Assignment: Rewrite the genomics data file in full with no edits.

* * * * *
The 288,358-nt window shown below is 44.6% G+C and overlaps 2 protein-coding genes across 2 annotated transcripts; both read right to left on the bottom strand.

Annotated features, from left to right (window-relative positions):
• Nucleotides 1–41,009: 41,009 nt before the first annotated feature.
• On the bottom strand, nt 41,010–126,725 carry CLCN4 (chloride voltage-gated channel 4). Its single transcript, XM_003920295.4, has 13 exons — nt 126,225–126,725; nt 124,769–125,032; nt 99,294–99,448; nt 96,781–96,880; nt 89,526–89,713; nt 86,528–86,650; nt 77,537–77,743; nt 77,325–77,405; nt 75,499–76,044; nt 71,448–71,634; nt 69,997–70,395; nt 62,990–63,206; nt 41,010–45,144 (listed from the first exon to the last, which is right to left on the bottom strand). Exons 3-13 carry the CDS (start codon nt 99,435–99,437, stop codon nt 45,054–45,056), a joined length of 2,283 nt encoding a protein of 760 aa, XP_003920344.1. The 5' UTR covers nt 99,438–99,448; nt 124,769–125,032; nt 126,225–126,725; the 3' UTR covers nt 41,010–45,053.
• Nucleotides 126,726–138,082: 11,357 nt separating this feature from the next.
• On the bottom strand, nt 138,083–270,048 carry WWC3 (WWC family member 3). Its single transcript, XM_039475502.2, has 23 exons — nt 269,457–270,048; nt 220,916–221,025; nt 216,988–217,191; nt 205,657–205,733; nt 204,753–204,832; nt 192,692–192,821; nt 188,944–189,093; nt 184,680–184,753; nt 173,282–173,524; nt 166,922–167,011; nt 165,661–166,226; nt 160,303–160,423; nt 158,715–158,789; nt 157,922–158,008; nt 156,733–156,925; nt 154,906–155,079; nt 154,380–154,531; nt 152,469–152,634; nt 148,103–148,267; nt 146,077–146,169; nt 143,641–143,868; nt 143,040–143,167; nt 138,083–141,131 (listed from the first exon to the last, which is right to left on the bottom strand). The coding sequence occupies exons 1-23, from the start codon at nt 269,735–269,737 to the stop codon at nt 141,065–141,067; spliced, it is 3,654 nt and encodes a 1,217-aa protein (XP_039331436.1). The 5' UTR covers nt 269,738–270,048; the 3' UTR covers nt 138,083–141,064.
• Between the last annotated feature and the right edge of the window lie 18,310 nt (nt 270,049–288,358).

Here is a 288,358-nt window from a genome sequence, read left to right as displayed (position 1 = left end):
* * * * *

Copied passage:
The 288,358-nt window shown below is 44.6% G+C and overlaps 2 protein-coding genes across 2 annotated transcripts; both read right to left on the bottom strand.

Annotated features, from left to right (window-relative positions):
• Nucleotides 1–41,009: 41,009 nt before the first annotated feature.
• On the bottom strand, nt 41,010–126,725 carry CLCN4 (chloride voltage-gated channel 4). Its single transcript, XM_003920295.4, has 13 exons — nt 126,225–126,725; nt 124,769–125,032; nt 99,294–99,448; nt 96,781–96,880; nt 89,526–89,713; nt 86,528–86,650; nt 77,537–77,743; nt 77,325–77,405; nt 75,499–76,044; nt 71,448–71,634; nt 69,997–70,395; nt 62,990–63,206; nt 41,010–45,144 (listed from the first exon to the last, which is right to left on the bottom strand). Exons 3-13 carry the CDS (start codon nt 99,435–99,437, stop codon nt 45,054–45,056), a joined length of 2,283 nt encoding a protein of 760 aa, XP_003920344.1. The 5' UTR covers nt 99,438–99,448; nt 124,769–125,032; nt 126,225–126,725; the 3' UTR covers nt 41,010–45,053.
• Nucleotides 126,726–138,082: 11,357 nt separating this feature from the next.
• On the bottom strand, nt 138,083–270,048 carry WWC3 (WWC family member 3). Its single transcript, XM_039475502.2, has 23 exons — nt 269,457–270,048; nt 220,916–221,025; nt 216,988–217,191; nt 205,657–205,733; nt 204,753–204,832; nt 192,692–192,821; nt 188,944–189,093; nt 184,680–184,753; nt 173,282–173,524; nt 166,922–167,011; nt 165,661–166,226; nt 160,303–160,423; nt 158,715–158,789; nt 157,922–158,008; nt 156,733–156,925; nt 154,906–155,079; nt 154,380–154,531; nt 152,469–152,634; nt 148,103–148,267; nt 146,077–146,169; nt 143,641–143,868; nt 143,040–143,167; nt 138,083–141,131 (listed from the first exon to the last, which is right to left on the bottom strand). The coding sequence occupies exons 1-23, from the start codon at nt 269,735–269,737 to the stop codon at nt 141,065–141,067; spliced, it is 3,654 nt and encodes a 1,217-aa protein (XP_039331436.1). The 5' UTR covers nt 269,738–270,048; the 3' UTR covers nt 138,083–141,064.
• Between the last annotated feature and the right edge of the window lie 18,310 nt (nt 270,049–288,358).

Here is a 288,358-nt window from a genome sequence, read left to right as displayed (position 1 = left end):